Archive for MetroCard
After nearly ten years of fits and starts, the MTA’s on-again, off-again plan to replace the swipe-based Metrocard with something more modern has taken on a quixotic overtone. Numerous pilots led the MTA to issue plans for a charge card-based contactless solution, but low adoption rates by the country’s major banks led the agency to shelf this project. It’s all rather “inside baseball,” but this week, for some reason, it became a part of the ongoing drama that is the current mayoral campaign.
It takes a lot of institutional memory to remember the MTA’s first contactless pilot back in the early-to-mid 2000s, but there it was. Sponsored by Mastercard, the 2006 pilot ran for a bunch of much with limited success on the Lexington Ave. IRT, and a few years ago, a wider pilot also sponsored by Mastercard seemed promising as well. The MTA had hoped to start the gradual Metrocard phase-out by 2012, and when Jay Walder arrived, he expressed his desire to ditch the Metrocard in favor of something that moved beyond the proprietary technology of London’s Oyster card.
When Walder left, the halting effort faltered. The MTA had issued a comprehensive document in May of 2011 with its plans in place, but the technology never caught on. Earlier this year, the agency said they hope to have a plan in place within five years as, by 2019, it will become prohibitively expensive to maintain the current Metrocard technology. The MTA, I concluded, was stuck, but outside of the occasional swipe error, the vast majority of subway riders are perfectly happy with their Metrocards.
Christine Quinn is not one of them. In comments earlier this week, she urged the MTA to hurry it up already, and while it’s not exactly a mainstream campaign issue, her points are valid. Erin Durkin reported:
City Council Speaker Christine Quinn is pushing the MTA to speed up a delayed plan to let straphangers get on to subways without swiping MetroCards…“The reality is a promise was made to straphangers and that promise was not lived up to,” the mayoral hopeful said. “We in New York City have fallen behind other municipalities in providing the quickest, easiest, most cost effective transit in the country, in part because we’re still so dedicated to using the MetroCard.”
…Quinn chalked up the delay to “a combination of faulty planning, turnover in leadership, and misguided prioritization.”
MTA officials say their original plan depended on banks developing credit and debit cards with chips in them to allow contactless use, which the industry was expected to do a few years ago but never happened on a widespread basis. Now, the agency is waiting to see whether private industry ends up turning to credit cards, mobile phones, key fobs, or some other type of technology for no-swipe payments. “We don’t want to get in the business of issuing our own card and we don’t want to pick winners,” said MTA spokesman Adam Lisberg. “The idea is lets wait, rather than making a bad bet.”
In the meantime, the agency is working on designing the back end of a no-swipe system including wiring and office equipment, which they can add card readers to when a technology is chosen down the road. “It would be incorrect to say that we’re not working on it, that we’re not pushing for it, but we want to do it smart,” Lisberg said. “If we were to choose a new technology now, we’d be locked into that.”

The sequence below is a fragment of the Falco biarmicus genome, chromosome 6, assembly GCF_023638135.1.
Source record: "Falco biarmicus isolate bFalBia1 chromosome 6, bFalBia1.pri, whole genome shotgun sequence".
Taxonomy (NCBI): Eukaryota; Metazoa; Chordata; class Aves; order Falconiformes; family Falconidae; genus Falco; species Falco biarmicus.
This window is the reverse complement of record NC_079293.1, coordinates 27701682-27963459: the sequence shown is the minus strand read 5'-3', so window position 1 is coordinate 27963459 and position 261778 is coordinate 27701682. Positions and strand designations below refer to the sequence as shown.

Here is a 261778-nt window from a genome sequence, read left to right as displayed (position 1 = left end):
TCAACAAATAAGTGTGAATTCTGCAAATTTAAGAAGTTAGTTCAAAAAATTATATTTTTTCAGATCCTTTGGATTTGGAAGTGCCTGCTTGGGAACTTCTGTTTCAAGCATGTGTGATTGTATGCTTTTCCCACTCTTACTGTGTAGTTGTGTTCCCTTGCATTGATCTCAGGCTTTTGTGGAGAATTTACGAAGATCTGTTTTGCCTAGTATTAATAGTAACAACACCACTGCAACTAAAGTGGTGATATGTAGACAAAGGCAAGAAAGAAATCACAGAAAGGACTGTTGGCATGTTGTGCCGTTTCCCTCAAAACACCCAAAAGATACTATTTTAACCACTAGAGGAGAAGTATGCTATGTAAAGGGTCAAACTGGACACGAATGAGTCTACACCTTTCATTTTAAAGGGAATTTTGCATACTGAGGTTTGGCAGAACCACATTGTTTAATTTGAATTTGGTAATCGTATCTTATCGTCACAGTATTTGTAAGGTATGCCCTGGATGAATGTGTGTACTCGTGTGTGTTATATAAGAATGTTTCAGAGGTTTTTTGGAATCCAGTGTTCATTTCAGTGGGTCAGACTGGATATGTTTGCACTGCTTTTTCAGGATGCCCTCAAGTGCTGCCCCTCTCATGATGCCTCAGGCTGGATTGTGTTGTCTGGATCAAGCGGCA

Lisberg’s comments are the most we’ve seen from the MTA on this topic in months, and the fact that they now have a full-time Chairman and CEO who plans to stick around means that institutional turnover at the top should be eliminated for the next few years. But Quinn is right: With the Metrocard still in play, the MTA is not maximizing the revenue it draws in from fares, and even shaving a few cents per dollar off of its fare collection costs can help the MTA realize a few hundred million in added revenue.
The debate though seems to be one of approach. Swipe-less touch-based technology that works is out there. It exists in Boston and Washington, D.C., London and Hong Kong. It’s coming to Philadelphia too. Meanwhile, a bank card-based system is slowly getting rolled out in London at the behest of Transport for London. The MTA, though, has taken a more passive approach that looks more like paralysis than anything else. Waiting for the next technology and then slowly bringing it to market means we’re stuck with the Metrocard for the foreseeable future.
As with most things MTA, the next mayor’s power is limited, but their board appointees, as the Daily News notes, can push the issue. Quinn’s concern won’t win her flocks of voters, but it’s an astute issue that’s been hanging over the MTA’s collective heads for nearly eight years and counting. It’s time to move it forward.
Along with a set of higher transit fares in early March came a $1 surcharge on all new Metrocards purchased via an in-system Metrocard Vending Machine. The fee, first introduced as a concept in the early part of this decade, was years in the making, and the MTA justified the levy as part of an effort to cut down on the costs of producing Metrocards. The $1 fee is supposed to act as a deterrent against purchases of new cards while the old one is still valid, but even if Metrocard littermay be on the decline, the $1 surcharge may be having more of an impact on the MTA’s bottom line than on straphanger purchase patterns.